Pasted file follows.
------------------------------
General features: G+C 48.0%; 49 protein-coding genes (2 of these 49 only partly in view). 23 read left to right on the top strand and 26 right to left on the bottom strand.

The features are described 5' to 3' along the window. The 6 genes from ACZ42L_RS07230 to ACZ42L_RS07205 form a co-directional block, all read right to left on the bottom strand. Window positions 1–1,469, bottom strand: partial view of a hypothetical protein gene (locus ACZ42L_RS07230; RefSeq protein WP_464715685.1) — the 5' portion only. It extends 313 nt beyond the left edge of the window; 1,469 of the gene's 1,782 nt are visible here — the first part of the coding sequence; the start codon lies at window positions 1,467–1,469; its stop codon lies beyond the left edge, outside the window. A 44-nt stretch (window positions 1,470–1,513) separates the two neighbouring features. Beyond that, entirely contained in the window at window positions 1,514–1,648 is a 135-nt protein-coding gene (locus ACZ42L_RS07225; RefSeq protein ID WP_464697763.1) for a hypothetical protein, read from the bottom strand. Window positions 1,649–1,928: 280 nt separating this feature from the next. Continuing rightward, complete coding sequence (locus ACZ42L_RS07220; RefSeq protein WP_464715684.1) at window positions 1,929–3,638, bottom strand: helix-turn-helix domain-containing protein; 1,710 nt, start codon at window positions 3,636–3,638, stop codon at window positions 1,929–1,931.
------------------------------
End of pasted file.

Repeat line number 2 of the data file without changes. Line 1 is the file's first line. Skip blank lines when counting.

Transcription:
The features are described 5' to 3' along the window. The 6 genes from ACZ42L_RS07230 to ACZ42L_RS07205 form a co-directional block, all read right to left on the bottom strand. Window positions 1–1,469, bottom strand: partial view of a hypothetical protein gene (locus ACZ42L_RS07230; RefSeq protein WP_464715685.1) — the 5' portion only. It extends 313 nt beyond the left edge of the window; 1,469 of the gene's 1,782 nt are visible here — the first part of the coding sequence; the start codon lies at window positions 1,467–1,469; its stop codon lies beyond the left edge, outside the window. A 44-nt stretch (window positions 1,470–1,513) separates the two neighbouring features. Beyond that, entirely contained in the window at window positions 1,514–1,648 is a 135-nt protein-coding gene (locus ACZ42L_RS07225; RefSeq protein ID WP_464697763.1) for a hypothetical protein, read from the bottom strand. Window positions 1,649–1,928: 280 nt separating this feature from the next. Continuing rightward, complete coding sequence (locus ACZ42L_RS07220; RefSeq protein WP_464715684.1) at window positions 1,929–3,638, bottom strand: helix-turn-helix domain-containing protein; 1,710 nt, start codon at window positions 3,636–3,638, stop codon at window positions 1,929–1,931.